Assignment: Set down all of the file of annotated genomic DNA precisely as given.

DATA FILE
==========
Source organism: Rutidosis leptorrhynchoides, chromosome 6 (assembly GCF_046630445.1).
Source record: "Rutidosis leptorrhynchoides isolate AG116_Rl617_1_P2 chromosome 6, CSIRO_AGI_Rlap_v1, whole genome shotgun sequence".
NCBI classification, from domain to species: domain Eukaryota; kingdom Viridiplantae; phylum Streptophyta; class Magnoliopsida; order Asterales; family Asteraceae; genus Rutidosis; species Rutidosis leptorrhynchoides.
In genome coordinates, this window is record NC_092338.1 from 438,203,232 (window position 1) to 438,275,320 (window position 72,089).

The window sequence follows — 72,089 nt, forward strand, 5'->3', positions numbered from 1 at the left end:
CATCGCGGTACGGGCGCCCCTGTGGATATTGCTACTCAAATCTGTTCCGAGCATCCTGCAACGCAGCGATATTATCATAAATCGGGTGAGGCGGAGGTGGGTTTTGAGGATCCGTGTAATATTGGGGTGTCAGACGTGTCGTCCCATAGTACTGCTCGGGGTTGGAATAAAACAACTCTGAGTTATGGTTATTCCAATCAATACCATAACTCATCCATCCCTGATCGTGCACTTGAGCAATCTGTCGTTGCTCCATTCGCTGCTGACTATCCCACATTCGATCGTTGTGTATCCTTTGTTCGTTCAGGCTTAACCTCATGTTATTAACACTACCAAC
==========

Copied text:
Source organism: Rutidosis leptorrhynchoides, chromosome 6 (assembly GCF_046630445.1).
Source record: "Rutidosis leptorrhynchoides isolate AG116_Rl617_1_P2 chromosome 6, CSIRO_AGI_Rlap_v1, whole genome shotgun sequence".
NCBI classification, from domain to species: domain Eukaryota; kingdom Viridiplantae; phylum Streptophyta; class Magnoliopsida; order Asterales; family Asteraceae; genus Rutidosis; species Rutidosis leptorrhynchoides.
In genome coordinates, this window is record NC_092338.1 from 438,203,232 (window position 1) to 438,275,320 (window position 72,089).

The window sequence follows — 72,089 nt, forward strand, 5'->3', positions numbered from 1 at the left end:
CATCGCGGTACGGGCGCCCCTGTGGATATTGCTACTCAAATCTGTTCCGAGCATCCTGCAACGCAGCGATATTATCATAAATCGGGTGAGGCGGAGGTGGGTTTTGAGGATCCGTGTAATATTGGGGTGTCAGACGTGTCGTCCCATAGTACTGCTCGGGGTTGGAATAAAACAACTCTGAGTTATGGTTATTCCAATCAATACCATAACTCATCCATCCCTGATCGTGCACTTGAGCAATCTGTCGTTGCTCCATTCGCTGCTGACTATCCCACATTCGATCGTTGTGTATCCTTTGTTCGTTCAGGCTTAACCTCATGTTATTAACACTACCAAC